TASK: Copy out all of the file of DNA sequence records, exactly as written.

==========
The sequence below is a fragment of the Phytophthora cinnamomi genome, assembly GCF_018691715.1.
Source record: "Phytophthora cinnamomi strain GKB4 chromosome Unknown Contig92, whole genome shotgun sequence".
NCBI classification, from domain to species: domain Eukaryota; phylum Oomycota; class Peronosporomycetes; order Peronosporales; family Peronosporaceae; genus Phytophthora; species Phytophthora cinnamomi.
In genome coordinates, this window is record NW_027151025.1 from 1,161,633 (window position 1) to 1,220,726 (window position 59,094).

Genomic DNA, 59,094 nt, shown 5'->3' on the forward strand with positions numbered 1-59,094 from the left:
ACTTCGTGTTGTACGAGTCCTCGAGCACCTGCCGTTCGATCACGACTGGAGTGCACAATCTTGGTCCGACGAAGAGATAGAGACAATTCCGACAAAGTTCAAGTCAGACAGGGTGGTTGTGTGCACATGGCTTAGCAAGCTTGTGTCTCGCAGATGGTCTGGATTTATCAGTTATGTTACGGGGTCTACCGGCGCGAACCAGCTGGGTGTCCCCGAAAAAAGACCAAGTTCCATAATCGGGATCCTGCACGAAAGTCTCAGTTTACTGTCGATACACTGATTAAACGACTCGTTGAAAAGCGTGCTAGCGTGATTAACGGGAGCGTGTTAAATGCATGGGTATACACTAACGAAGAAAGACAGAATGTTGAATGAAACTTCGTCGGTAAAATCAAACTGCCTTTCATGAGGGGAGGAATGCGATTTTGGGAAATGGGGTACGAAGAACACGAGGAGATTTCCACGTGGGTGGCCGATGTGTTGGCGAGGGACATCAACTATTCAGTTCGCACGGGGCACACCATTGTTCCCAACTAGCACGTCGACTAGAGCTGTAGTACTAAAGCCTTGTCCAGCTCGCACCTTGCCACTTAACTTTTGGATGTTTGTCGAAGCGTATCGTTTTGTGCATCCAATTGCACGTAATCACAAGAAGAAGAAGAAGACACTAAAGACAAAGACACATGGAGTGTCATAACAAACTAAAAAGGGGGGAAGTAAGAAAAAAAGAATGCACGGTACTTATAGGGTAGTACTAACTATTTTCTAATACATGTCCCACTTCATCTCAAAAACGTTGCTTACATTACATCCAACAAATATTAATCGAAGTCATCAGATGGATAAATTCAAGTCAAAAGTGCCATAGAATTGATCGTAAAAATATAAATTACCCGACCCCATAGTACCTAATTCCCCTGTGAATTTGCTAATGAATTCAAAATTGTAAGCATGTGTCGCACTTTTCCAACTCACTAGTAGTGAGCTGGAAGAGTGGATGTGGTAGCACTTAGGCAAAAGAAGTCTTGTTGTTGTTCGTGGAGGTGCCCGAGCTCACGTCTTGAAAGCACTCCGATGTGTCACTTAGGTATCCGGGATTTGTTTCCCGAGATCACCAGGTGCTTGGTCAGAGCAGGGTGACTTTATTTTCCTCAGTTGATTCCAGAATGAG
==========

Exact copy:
The sequence below is a fragment of the Phytophthora cinnamomi genome, assembly GCF_018691715.1.
Source record: "Phytophthora cinnamomi strain GKB4 chromosome Unknown Contig92, whole genome shotgun sequence".
NCBI classification, from domain to species: domain Eukaryota; phylum Oomycota; class Peronosporomycetes; order Peronosporales; family Peronosporaceae; genus Phytophthora; species Phytophthora cinnamomi.
In genome coordinates, this window is record NW_027151025.1 from 1,161,633 (window position 1) to 1,220,726 (window position 59,094).

Genomic DNA, 59,094 nt, shown 5'->3' on the forward strand with positions numbered 1-59,094 from the left:
ACTTCGTGTTGTACGAGTCCTCGAGCACCTGCCGTTCGATCACGACTGGAGTGCACAATCTTGGTCCGACGAAGAGATAGAGACAATTCCGACAAAGTTCAAGTCAGACAGGGTGGTTGTGTGCACATGGCTTAGCAAGCTTGTGTCTCGCAGATGGTCTGGATTTATCAGTTATGTTACGGGGTCTACCGGCGCGAACCAGCTGGGTGTCCCCGAAAAAAGACCAAGTTCCATAATCGGGATCCTGCACGAAAGTCTCAGTTTACTGTCGATACACTGATTAAACGACTCGTTGAAAAGCGTGCTAGCGTGATTAACGGGAGCGTGTTAAATGCATGGGTATACACTAACGAAGAAAGACAGAATGTTGAATGAAACTTCGTCGGTAAAATCAAACTGCCTTTCATGAGGGGAGGAATGCGATTTTGGGAAATGGGGTACGAAGAACACGAGGAGATTTCCACGTGGGTGGCCGATGTGTTGGCGAGGGACATCAACTATTCAGTTCGCACGGGGCACACCATTGTTCCCAACTAGCACGTCGACTAGAGCTGTAGTACTAAAGCCTTGTCCAGCTCGCACCTTGCCACTTAACTTTTGGATGTTTGTCGAAGCGTATCGTTTTGTGCATCCAATTGCACGTAATCACAAGAAGAAGAAGAAGACACTAAAGACAAAGACACATGGAGTGTCATAACAAACTAAAAAGGGGGGAAGTAAGAAAAAAAGAATGCACGGTACTTATAGGGTAGTACTAACTATTTTCTAATACATGTCCCACTTCATCTCAAAAACGTTGCTTACATTACATCCAACAAATATTAATCGAAGTCATCAGATGGATAAATTCAAGTCAAAAGTGCCATAGAATTGATCGTAAAAATATAAATTACCCGACCCCATAGTACCTAATTCCCCTGTGAATTTGCTAATGAATTCAAAATTGTAAGCATGTGTCGCACTTTTCCAACTCACTAGTAGTGAGCTGGAAGAGTGGATGTGGTAGCACTTAGGCAAAAGAAGTCTTGTTGTTGTTCGTGGAGGTGCCCGAGCTCACGTCTTGAAAGCACTCCGATGTGTCACTTAGGTATCCGGGATTTGTTTCCCGAGATCACCAGGTGCTTGGTCAGAGCAGGGTGACTTTATTTTCCTCAGTTGATTCCAGAATGAG